Once each timestep roll your dice.

If you are not wearing a hat:

If you roll a 1 or a 2 put on a hat.

If you roll a 3, 4, 5 or 6 don’t do anything (except smile).

If you are wearing a hat:

If you roll a 1, 2, 3 or 4 take off your hat.

If you roll a 5 or a 6 don’t do anything (except smile).
Questions:

Before you start rolling, what proportion of people do you think will have their hat on after 10 timesteps? (Off?)

What proportion of people had their hat on after 10 timesteps?

How does the proportion of the students with or without hats at equilibrium (people with hats : people without hats) compare to the proportion of the chance of putting your hat on or taking your hat off (haton chance : hatoff chance)?
Reaction #6 Rules:
Everyone starts with his or her hat off.

First, two reaction masters are chosen. One for putting hats on, one for taking hats off.

Each reaction master rolls a die.

On each timestep, the reaction master picks the number of people they rolled in step 2 to put on, or take off their hat. If there aren’t that many people available to do what the reaction master says, then all of the people available are chosen.

Before starting this reaction, can you tell the answer to the next question?
Questions:

Before you start, how do you think the behavior of this reaction might differ from the last reaction?

What proportion of people ended up with a hat on? ______

How many timesteps did it take for everyone to put on their hats? ______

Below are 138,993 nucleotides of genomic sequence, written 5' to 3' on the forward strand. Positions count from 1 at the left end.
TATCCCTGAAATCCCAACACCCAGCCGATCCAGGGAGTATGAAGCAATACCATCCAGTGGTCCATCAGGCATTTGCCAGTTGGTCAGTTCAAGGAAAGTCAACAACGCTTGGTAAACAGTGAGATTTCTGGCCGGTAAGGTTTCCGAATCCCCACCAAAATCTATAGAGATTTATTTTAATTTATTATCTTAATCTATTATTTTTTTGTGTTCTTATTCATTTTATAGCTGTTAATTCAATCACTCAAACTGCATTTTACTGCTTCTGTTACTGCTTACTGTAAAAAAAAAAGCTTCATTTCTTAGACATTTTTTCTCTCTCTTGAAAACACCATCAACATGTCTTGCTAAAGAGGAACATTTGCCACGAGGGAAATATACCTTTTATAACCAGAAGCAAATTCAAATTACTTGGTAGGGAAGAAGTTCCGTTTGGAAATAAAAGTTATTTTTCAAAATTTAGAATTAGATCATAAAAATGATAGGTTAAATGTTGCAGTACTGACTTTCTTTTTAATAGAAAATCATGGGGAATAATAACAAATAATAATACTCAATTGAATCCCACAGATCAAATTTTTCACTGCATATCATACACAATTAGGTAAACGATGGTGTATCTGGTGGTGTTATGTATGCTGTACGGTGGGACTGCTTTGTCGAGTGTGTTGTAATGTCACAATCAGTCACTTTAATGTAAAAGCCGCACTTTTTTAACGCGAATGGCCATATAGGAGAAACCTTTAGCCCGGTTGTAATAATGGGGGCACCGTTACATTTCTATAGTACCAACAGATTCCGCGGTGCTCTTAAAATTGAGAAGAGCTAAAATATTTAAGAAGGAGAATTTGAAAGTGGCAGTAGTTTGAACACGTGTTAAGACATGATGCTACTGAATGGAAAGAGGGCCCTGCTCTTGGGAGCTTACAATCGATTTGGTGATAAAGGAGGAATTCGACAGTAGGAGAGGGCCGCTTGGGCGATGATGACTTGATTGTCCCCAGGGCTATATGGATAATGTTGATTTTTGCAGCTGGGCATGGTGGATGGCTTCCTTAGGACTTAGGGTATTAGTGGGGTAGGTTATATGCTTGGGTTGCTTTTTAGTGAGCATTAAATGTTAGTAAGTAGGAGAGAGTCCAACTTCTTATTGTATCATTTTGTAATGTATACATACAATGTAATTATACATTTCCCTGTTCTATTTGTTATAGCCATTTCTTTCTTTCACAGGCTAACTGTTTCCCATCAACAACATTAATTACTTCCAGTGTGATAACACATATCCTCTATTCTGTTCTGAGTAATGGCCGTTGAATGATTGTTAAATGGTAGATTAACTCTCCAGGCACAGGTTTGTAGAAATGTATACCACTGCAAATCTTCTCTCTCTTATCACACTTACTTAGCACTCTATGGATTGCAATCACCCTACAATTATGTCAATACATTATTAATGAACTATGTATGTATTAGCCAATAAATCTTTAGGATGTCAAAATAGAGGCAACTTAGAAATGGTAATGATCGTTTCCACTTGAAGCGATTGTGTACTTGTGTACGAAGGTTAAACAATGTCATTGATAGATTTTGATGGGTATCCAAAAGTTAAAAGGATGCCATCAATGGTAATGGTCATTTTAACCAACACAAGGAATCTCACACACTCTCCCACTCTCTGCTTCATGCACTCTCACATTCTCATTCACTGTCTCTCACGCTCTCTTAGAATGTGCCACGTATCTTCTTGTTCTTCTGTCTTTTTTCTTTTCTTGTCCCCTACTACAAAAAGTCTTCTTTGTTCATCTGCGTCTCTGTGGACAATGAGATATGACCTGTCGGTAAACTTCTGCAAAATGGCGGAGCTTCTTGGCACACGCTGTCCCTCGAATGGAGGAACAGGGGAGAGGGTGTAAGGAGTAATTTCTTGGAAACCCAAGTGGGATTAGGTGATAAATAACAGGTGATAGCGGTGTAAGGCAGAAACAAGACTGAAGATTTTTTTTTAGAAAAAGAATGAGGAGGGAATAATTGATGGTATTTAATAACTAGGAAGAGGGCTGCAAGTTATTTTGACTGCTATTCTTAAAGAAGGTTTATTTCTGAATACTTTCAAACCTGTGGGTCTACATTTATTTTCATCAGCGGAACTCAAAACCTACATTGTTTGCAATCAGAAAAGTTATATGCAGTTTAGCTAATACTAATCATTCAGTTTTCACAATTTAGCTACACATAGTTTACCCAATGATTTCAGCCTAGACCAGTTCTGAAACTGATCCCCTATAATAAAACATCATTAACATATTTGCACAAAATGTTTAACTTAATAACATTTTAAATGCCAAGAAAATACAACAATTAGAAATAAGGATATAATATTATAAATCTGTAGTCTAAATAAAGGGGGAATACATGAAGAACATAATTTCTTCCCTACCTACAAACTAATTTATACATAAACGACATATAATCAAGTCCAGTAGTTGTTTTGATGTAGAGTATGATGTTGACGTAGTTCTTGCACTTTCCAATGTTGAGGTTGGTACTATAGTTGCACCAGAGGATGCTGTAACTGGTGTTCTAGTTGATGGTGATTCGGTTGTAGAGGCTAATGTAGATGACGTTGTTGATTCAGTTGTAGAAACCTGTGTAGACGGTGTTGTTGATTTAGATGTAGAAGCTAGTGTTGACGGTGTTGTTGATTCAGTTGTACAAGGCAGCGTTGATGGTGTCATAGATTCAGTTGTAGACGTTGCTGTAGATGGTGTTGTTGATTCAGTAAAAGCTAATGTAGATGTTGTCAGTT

How many (what proportion) people put on their hat on each timestep? ______

How many (what proportion) people took off their hat on each timestep? ______

How many people were wearing hats after 1 timestep? ______

After 5 timesteps? ______

After 10 timesteps? ______

After 20 timesteps? ______

Were there any timesteps where nobody changed their hat status? ______

Were there any timesteps where the number of people wearing hats didn’t change? ______
Reaction #7 Rules:
Everyone starts with his or her hat off.

Once each timestep roll your dice.

If you are not wearing a hat:

If you roll a 1 or a 2 put on a hat.

If you roll a 3, 4, 5 or 6 don’t do anything (except smile).

If you are wearing a hat:

If you roll a 1 or a 2 take off your hat.

If you roll a 3 or a 4 don’t do anything (except smile).

If you roll a 5 or a 6 raise your hand.

If your hand is up:

Be patient.
Questions:

Before starting this reaction, what proportion of people do you think will end up wearing a hat? ______

Was equilibrium reached? Can you explain this?

What rules might you add or change that would cause this reaction to change from finding equilibrium to exhausting resources, or vice versa?